Orioles pitcher Jason Hammel will undergo an MRI on his right knee tomorrow at 1 p.m.
Hammel exited tonight’s game in the fourth inning after throwing his sixth pitch to Tigers right fielder Brennan Boesch. He limped off the field with manager Buck Showalter and assistant athletic trainer Brian Ebel after attempting a few warmup tosses.
Hammel wasn’t available to reporters while receiving treatment on his knee in the trainers room following a 7-2 loss to the Tigers, but he sent along a comment through a team spokesman.
“I was driving toward the plate and it didn’t feel good,” he said. “Something felt really bad. It’s the same area as the injury was before. It’s kind of just day to day. We scheduled an MRI for tomorrow and we’ll find out more, but as of right now, we don’t really know what’s going on here.
“It was something that just happened on that pitch. I mean, the normal things I’ve been dealing with since the actual original injury happened, it hasn’t changed. Nothing felt like a pop or anything like that.”
Showalter said Hammel’s knee “bit him a little.”
“It’s something he’s been managing for quite a while,” Showalter said. “I think about half his starts this year have been with an extra day. He had an extra day today. Just bit him a little bit. He’s had some pitches he’s thrown this year where it bit him a little bit and then went away. This one didn’t go away.
“He’s got an MRI scheduled for tomorrow at 1 o’clock to get an idea so we can compare it to the last one, see if anything’s changed in there. I just talked to him before I came down there. The good news right now is there doesn’t seem to be swelling, which is usually indicative of something. We’ll take that as good news and see what the test shows tomorrow.”
Showalter’s conversation with Hammel was brief.
“He’s not in a real talkative mood, quite understandably,” Showalter said. “Every guy in that locker room has got something that bites them now and then. I can’t sit here and say for sure it didn’t bother him the first few innings, but he had kind of fallen back in step after the first inning. It took a little air out of the game. One of our better pitchers had to leave early on. We had gotten back into it at 2-1 and it looked like he was going to settle in and keep us in the game.”
Showalter knew before he left the dugout that Hammel wasn’t going to be able to continue.
“You kind of wait and see, try to not draw too much alarm to it,” Showalter said. “I let Matt (Wieters) go out there at first, and then you go by his body language. I just watched his face, I didn’t watch his delivery.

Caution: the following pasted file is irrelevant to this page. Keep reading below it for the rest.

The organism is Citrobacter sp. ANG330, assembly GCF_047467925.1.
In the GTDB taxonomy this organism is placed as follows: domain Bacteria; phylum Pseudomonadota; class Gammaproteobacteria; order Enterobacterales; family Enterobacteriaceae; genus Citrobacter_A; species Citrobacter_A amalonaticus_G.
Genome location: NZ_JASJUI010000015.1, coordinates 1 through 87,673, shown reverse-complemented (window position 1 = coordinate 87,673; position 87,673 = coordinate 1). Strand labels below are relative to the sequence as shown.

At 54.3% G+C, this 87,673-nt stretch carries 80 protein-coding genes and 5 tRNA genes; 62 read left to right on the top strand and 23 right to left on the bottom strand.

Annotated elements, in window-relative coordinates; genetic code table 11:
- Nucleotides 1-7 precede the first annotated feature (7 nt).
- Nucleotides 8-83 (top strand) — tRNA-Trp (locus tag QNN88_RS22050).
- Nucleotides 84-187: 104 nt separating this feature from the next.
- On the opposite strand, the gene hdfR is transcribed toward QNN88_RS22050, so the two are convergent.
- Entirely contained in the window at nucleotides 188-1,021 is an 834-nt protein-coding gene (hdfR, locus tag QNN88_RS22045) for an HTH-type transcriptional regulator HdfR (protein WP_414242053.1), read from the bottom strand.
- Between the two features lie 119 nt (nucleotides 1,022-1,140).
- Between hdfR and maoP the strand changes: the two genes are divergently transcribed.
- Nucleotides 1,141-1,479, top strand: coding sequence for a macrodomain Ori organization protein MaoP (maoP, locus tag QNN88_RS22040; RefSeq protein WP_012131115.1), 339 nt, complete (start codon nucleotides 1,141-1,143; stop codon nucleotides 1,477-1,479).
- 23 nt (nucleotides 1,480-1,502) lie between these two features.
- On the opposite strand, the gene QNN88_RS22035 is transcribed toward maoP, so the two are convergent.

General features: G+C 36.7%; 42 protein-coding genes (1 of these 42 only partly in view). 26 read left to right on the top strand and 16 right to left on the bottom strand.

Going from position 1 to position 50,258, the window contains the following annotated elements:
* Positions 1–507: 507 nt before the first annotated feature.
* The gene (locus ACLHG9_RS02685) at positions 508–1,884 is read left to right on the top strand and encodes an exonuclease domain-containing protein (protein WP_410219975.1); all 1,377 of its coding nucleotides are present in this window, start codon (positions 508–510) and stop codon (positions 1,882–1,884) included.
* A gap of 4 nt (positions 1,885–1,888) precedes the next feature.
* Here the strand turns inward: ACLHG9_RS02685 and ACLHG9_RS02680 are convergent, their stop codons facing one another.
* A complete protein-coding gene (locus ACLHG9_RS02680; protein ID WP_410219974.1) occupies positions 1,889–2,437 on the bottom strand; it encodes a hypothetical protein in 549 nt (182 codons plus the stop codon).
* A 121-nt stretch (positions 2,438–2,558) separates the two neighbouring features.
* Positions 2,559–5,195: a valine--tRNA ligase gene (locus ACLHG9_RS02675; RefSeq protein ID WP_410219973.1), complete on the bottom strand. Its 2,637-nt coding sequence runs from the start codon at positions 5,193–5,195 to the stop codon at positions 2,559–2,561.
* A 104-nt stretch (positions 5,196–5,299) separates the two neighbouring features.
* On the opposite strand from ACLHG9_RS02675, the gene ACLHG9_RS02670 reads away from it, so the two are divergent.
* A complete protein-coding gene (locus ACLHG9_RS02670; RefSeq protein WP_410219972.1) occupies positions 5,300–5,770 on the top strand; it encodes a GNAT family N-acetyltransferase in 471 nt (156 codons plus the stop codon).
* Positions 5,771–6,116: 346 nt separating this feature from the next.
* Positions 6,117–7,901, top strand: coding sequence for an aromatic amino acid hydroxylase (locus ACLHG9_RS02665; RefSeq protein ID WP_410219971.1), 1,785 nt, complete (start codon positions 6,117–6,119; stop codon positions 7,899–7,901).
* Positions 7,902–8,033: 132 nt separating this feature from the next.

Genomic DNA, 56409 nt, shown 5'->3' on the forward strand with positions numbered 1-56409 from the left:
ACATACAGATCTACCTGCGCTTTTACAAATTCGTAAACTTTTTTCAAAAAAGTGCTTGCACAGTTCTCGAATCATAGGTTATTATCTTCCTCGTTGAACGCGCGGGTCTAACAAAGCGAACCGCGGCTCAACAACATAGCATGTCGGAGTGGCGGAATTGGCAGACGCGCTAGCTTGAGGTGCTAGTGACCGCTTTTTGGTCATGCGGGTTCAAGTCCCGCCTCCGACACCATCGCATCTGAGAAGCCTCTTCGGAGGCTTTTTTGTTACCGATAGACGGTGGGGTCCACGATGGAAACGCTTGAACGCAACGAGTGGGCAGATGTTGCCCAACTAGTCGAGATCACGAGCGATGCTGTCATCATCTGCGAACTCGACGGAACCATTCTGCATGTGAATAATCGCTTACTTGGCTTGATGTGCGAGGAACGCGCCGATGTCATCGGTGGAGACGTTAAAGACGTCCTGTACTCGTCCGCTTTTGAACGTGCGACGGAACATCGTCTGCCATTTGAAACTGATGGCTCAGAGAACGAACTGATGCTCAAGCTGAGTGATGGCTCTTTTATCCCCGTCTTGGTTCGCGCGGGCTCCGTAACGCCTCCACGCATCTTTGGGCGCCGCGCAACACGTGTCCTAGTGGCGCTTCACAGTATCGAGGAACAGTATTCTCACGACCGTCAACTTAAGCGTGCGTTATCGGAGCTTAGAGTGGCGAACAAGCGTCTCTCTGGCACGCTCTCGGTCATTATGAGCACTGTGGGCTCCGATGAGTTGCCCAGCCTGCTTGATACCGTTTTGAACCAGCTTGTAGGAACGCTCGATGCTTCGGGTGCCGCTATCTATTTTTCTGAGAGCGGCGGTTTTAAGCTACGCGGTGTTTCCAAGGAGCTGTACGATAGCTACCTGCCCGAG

“Certainly, if I had said, ‘Give it a hitter and see how it feels,’ he would have kept going. Hamm’s a tough guy and he’s posted up for us. It’s something at the end of the season, we’re thinking we’re going to have to do something with it anyway, but we felt like we could manage it the way we were managing it. Hopefully, we’ll get some good news and continue down the path we’ve been with him and his knee.
“Because of the way Hamm’s performed, I don’t want to throw dirt over him right now. We’re hoping that we hear something good. Our trainers and medical people have done a great job, along with Hamm. I see all the work he does between starts to keep it under control, and I’ll trust him. We’ll make a good decision, probably in the next day or so.”
While Adam Jones expressed concern for Hammel, the center fielder said things like this aren’t unexpected.
“He came out of a game, there’s always a sense of alarm, alarming the team,” Jones said. “He’s been one of our best pitchers. It’s baseball. It’s a professional sport. Things happen. Injuries happen. You’ve got to take them as they come. It’s a professional sport. What do you expect? No one’s gonna play 162 too often.”
Wieters said he didn’t notice anything wrong with Hammel on the pitch, “but on the reaction afterward, I knew that someone didn’t feel good.”
“The pitch didn’t look any different,” Wieters said. “It was almost a strike, but afterward you could tell it was bothering him a little bit.”
Wieters didn’t detect that the knee was bothering Hammel over the first three innings.
“No, he looked good and he was throwing good early,” Wieters said. “It’s probably the best he’s thrown early since early in the year, but it’s tough. Hopefully, good news will come back tomorrow and he’ll be ready to go.”
Asked for his reaction to the injury, Chris Davis said, “Frustration, disappointment.”
“I think we’ve had our share of that this year and I know everybody has,” Davis added. “I know Boston hasn’t been healthy and teams have had to deal with injury in both leagues. But for us tonight, getting Nicky (Markakis) back and having him healthy and being out in right field, and then to see Hammel have to leave the game, it is definitely frustrating.”
Down on the farm, Jonathan Schoop hit a grand slam in Double-A Bowie’s 7-6 loss to Reading.
Catcher Taylor Teagarden went 2-for-3 with a double and two RBIs for Single-A Delmarva. The Orioles could activate him from the 60-day disabled list before tomorrow’s game.
Tommy Hunter was charged with four runs - all in the fifth inning - and seven hits in 7 1/3 innings at Triple-A Norfolk. He walked one and struck out seven.
LJ Hoe’s hitting streak ended at 20 games.